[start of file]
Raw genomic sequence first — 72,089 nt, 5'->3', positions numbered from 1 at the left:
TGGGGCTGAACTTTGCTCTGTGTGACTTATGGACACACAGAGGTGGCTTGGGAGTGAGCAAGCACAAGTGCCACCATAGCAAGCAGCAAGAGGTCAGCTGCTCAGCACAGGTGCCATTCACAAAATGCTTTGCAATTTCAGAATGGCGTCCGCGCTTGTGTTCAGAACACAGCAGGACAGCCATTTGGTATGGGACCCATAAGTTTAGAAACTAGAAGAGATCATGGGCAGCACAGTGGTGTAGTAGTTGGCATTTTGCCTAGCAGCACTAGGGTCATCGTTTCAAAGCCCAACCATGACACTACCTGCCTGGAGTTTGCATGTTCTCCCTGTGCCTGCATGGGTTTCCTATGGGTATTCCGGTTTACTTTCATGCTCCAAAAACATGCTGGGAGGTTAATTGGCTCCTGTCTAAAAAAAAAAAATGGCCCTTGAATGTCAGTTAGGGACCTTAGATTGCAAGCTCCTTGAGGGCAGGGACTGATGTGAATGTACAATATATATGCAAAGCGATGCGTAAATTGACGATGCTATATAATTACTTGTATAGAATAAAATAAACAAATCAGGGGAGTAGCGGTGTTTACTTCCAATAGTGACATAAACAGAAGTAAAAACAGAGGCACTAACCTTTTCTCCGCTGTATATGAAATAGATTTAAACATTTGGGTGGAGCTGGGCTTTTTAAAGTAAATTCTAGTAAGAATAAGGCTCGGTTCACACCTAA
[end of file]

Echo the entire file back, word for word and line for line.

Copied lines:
Raw genomic sequence first — 72,089 nt, 5'->3', positions numbered from 1 at the left:
TGGGGCTGAACTTTGCTCTGTGTGACTTATGGACACACAGAGGTGGCTTGGGAGTGAGCAAGCACAAGTGCCACCATAGCAAGCAGCAAGAGGTCAGCTGCTCAGCACAGGTGCCATTCACAAAATGCTTTGCAATTTCAGAATGGCGTCCGCGCTTGTGTTCAGAACACAGCAGGACAGCCATTTGGTATGGGACCCATAAGTTTAGAAACTAGAAGAGATCATGGGCAGCACAGTGGTGTAGTAGTTGGCATTTTGCCTAGCAGCACTAGGGTCATCGTTTCAAAGCCCAACCATGACACTACCTGCCTGGAGTTTGCATGTTCTCCCTGTGCCTGCATGGGTTTCCTATGGGTATTCCGGTTTACTTTCATGCTCCAAAAACATGCTGGGAGGTTAATTGGCTCCTGTCTAAAAAAAAAAAATGGCCCTTGAATGTCAGTTAGGGACCTTAGATTGCAAGCTCCTTGAGGGCAGGGACTGATGTGAATGTACAATATATATGCAAAGCGATGCGTAAATTGACGATGCTATATAATTACTTGTATAGAATAAAATAAACAAATCAGGGGAGTAGCGGTGTTTACTTCCAATAGTGACATAAACAGAAGTAAAAACAGAGGCACTAACCTTTTCTCCGCTGTATATGAAATAGATTTAAACATTTGGGTGGAGCTGGGCTTTTTAAAGTAAATTCTAGTAAGAATAAGGCTCGGTTCACACCTAA